We’re all familiar with the ins and outs of conventional primary care. You go to your provider’s office for a brief visit, receive a diagnosis and maybe a prescription, and you’re sent on your way with minimal follow-up. You reschedule again for the next year. Most of us grow up experiencing some form of this medical care, and since primary care is the most common type of care offered in the U.S. by far, few of us ever bother questioning it.
However, there is a different approach that combines personalized attention with strong patient-provider relationships and prioritizes overall health and longevity. Direct primary care can address each patient’s unique needs and help steer you in the direction of prevention and optimal health, rather than merely addressing symptoms. In this way, it helps solve many of the shortcomings that have plagued conventional primary care for years.
The problems of conventional primary care
The U.S. spends more on health care than any other nation — almost twice as much — yet despite this, we still consistently rank below others on multiple health care metrics, such as population health outcomes and life expectancy. A major factor for this is how our conventional primary care model is designed.
For instance, the system of reimbursement that underlies many forms of conventional primary care rewards physicians not based on the quality of care, but on how many patients are seen. This leaves providers limited with how much time they can devote to each patient. As a result, patients often must endure long wait times and are typically rushed through their appointment.
It’s also not unusual for pharmaceutical companies to financially incentivize providers to write prescriptions of their medications. This can quickly lead to overprescribing and ballooning health care costs. Even worse, this leaves little room for prevention in conventional health care settings. While treating acute conditions often lead to better survival outcomes, the U.S. ranks below average in treating chronic, preventable conditions like type 2 diabetes and obesity. As a result, many patients lack the tools required to make broader changes to their lifestyle or diet that could lead to longer, more permanent improvements to their health.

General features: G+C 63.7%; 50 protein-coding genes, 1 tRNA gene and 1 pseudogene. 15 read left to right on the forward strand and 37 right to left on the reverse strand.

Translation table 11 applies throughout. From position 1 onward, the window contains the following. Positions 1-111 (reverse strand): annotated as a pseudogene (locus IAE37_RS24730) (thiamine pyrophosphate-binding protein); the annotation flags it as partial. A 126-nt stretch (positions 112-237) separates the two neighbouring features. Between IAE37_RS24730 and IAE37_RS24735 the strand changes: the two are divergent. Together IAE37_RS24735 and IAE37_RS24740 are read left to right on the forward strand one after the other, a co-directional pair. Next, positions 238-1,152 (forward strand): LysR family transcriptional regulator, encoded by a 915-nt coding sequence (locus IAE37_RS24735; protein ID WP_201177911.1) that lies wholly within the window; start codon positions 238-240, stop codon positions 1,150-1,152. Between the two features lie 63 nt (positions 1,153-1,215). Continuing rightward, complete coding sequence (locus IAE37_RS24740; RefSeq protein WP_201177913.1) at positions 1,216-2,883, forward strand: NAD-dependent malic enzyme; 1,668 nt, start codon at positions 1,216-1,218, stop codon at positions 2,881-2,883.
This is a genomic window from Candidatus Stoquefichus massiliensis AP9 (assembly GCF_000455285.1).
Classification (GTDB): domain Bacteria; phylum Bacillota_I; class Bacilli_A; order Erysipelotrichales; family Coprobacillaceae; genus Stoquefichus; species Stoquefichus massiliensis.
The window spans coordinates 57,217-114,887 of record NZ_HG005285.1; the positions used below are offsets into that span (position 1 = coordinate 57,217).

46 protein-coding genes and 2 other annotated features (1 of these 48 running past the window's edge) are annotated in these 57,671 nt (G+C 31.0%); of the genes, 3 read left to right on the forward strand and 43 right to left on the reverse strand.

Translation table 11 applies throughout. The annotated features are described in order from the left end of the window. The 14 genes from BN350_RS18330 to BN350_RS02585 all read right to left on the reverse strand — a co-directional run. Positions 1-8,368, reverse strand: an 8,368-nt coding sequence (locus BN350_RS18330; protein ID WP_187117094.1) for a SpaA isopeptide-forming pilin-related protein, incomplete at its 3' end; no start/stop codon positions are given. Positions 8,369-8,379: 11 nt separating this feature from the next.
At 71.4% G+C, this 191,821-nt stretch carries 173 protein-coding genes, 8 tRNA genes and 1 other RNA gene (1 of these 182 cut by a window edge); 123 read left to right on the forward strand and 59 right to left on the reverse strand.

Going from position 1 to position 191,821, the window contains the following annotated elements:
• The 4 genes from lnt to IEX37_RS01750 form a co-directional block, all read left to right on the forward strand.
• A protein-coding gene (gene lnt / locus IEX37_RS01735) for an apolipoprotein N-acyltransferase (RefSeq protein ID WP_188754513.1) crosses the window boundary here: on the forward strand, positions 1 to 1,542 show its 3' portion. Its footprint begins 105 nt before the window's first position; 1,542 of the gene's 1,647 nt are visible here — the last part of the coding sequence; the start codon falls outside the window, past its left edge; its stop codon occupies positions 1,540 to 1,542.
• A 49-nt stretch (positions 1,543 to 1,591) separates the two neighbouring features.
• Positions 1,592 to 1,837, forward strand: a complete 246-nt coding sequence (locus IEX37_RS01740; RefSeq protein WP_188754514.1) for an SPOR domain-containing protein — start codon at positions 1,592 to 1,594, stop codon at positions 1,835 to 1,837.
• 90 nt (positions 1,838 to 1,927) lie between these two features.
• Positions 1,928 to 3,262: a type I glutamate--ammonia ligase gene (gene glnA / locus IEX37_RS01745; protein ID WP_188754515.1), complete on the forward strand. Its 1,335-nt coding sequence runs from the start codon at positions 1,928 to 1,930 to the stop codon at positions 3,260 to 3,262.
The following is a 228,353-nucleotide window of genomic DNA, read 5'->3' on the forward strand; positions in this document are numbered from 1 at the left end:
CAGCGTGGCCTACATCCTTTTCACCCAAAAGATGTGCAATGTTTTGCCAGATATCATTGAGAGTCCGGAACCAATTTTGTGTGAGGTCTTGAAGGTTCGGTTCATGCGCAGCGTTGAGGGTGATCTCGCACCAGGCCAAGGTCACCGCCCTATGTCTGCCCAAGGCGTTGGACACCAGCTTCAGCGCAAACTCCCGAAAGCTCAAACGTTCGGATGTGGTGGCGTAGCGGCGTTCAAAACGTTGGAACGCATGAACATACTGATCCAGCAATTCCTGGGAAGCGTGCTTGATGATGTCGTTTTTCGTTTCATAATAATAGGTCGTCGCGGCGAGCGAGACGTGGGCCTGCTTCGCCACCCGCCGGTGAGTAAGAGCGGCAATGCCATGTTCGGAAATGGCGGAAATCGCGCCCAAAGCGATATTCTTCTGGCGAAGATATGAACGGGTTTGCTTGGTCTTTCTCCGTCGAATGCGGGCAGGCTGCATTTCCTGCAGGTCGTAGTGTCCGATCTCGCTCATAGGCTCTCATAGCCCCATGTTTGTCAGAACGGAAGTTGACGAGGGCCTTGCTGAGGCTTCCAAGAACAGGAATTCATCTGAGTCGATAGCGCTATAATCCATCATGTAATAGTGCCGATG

The direct primary care difference
Direct primary care is based on a simple concept: give each patient the unique care and attention they deserve. To accomplish this, direct primary care shifts away from the conventional model in the following ways:
Direct primary care emphasizes personalization
Every appointment begins with an in-depth conversation so that the provider can identify the patient’s particular health needs and goals. Comprehensive labs and custom services can then be used to further personalize care to first manage disease, then move towards health optimization. If unique upstream health markers are identified, the patient and provider can also proactively work towards prevention.
24/7 access is provided
The direct primary care model ensures that a provider or a trusted member of their team is always available for emergencies. This could mean email or texting capabilities, telehealth services, or even the flexibility to make a last-minute in-person appointment.
There are limited wait times for appointments
Because reimbursement is not based on patient volumes, direct primary care providers are able to set their own schedules and accommodate a manageable patient panel. Patients often have more freedom to see their provider when they want to without worrying about spending hours in the waiting room.
Providers follow up frequently
Unlike in conventional care, patient health is not seen as a set of symptoms to “prescribe and wave good-bye.” Instead, long-term health is the priority. That means that direct primary care providers are available for follow-up appointments whenever needed, whether that’s a week, a month, or a year after a previous appointment.
A strong patient-provider relationship is cultivated
Perhaps the most significant differentiator between conventional care and direct primary care is the time devoted to form real, productive relationships with each patient. With longer appointments, greater flexibility, and more frequent follow-ups, direct primary care allows patients and providers to establish the trust needed to work together toward long-term whole-person health.
Conventional primary care does not work for everyone — and was never meant to. It is designed to treat the greatest volume of patients as possible regardless of the quality of care provided. Direct primary care takes a different approach. It is designed to solve the shortcomings of our healthcare system and build on what we know works for promoting and sustaining lifelong health. Direct primary care services can come with a cost that can be substantial compared to an insurance-based service; however, over time, the benefits are numerous and an investment towards better care may help prevent future healthcare costs thanks to its emphasis on disease prevention and personalized care.
Schedule a meet and greet with one of our providers today to learn more about the difference of direct primary care.